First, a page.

Faizel Patel – 20/11/2020
An analyst at the Centre for Risk Analysis says households owe South African municipalities billions of rands in unpaid municipal bills posing a threat to the continuation of basic service delivery.
This comes after municipalities across the country are either bankrupt or on the brink of bankruptcy.
Local Government Revenue and Expenditure preliminary results for the period 1 July 2019 to 30 June 2020 reveal that aggregate municipal consumer debts amounted to R191.5 billion.
Speaking to Radio Islam, analyst Twanda Makombo says the City of Johannesburg is among those municipalities which are facing serious economic woes.
“The city of Johannesburg released a press statement admitting indeed their billing system was in chaos. The last time I checked, the city had about thirty-billion rand in unpaid residential abuse. But looking at aggregate of consumer debt, about R191.5 billion as indicated by the National Treasury, we are convinced that our municipalities are in financial difficulty.”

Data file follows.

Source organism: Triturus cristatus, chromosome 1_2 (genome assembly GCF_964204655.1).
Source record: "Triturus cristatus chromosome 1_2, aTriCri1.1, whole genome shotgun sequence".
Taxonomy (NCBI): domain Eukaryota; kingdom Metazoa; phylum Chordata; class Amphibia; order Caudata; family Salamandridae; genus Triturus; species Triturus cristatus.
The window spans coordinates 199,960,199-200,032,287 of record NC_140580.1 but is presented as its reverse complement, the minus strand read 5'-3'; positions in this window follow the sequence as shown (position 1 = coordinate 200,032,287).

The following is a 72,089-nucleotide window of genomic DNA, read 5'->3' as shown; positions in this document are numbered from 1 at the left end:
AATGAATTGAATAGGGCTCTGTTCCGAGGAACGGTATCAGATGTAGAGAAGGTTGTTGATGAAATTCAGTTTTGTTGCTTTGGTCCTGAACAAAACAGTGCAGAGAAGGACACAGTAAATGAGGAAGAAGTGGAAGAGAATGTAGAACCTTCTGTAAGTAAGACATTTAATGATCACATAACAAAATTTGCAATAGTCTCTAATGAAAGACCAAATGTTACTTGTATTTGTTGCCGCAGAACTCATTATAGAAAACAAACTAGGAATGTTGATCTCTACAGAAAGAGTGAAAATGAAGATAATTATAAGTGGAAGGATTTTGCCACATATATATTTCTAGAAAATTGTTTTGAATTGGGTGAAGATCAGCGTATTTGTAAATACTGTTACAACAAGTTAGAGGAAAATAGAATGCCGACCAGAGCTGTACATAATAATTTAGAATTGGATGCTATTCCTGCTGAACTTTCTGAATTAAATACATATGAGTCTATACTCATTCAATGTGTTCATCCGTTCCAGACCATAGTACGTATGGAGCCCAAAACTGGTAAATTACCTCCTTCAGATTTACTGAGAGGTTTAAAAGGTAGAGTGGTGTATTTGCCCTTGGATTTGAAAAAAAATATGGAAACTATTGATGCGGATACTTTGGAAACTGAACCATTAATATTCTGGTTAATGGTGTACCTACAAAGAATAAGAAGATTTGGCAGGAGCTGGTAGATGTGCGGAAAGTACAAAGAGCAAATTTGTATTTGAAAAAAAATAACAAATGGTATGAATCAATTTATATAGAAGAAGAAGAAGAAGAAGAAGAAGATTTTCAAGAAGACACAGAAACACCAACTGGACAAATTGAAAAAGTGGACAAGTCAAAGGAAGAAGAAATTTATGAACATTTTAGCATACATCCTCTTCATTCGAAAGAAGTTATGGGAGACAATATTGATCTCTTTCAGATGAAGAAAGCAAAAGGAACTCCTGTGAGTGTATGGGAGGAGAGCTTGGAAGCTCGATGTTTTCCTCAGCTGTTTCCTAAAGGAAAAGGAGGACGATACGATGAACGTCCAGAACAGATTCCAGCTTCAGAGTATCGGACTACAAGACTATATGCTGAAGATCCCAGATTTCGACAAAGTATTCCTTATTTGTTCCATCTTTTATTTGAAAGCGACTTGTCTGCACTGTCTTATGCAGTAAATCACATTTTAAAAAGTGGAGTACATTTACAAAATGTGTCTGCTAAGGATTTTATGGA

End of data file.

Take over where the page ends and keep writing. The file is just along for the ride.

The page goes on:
Makhombo says poverty and unemployment are the chief contributors to many households defaulting on their municipal bills.
“Without a reliable source of income, it’s difficult for anyone to be able to manage to pay their debts in time or even to pay their debts at all.”
Makhombo says while he unsure if municipalities have terminated services to households who have not paid their municipal bills, he has stressed that continued defaulting on the payments or accumulating of debt will have an impact on service delivery.
Listen to the interview with Twanda Makombo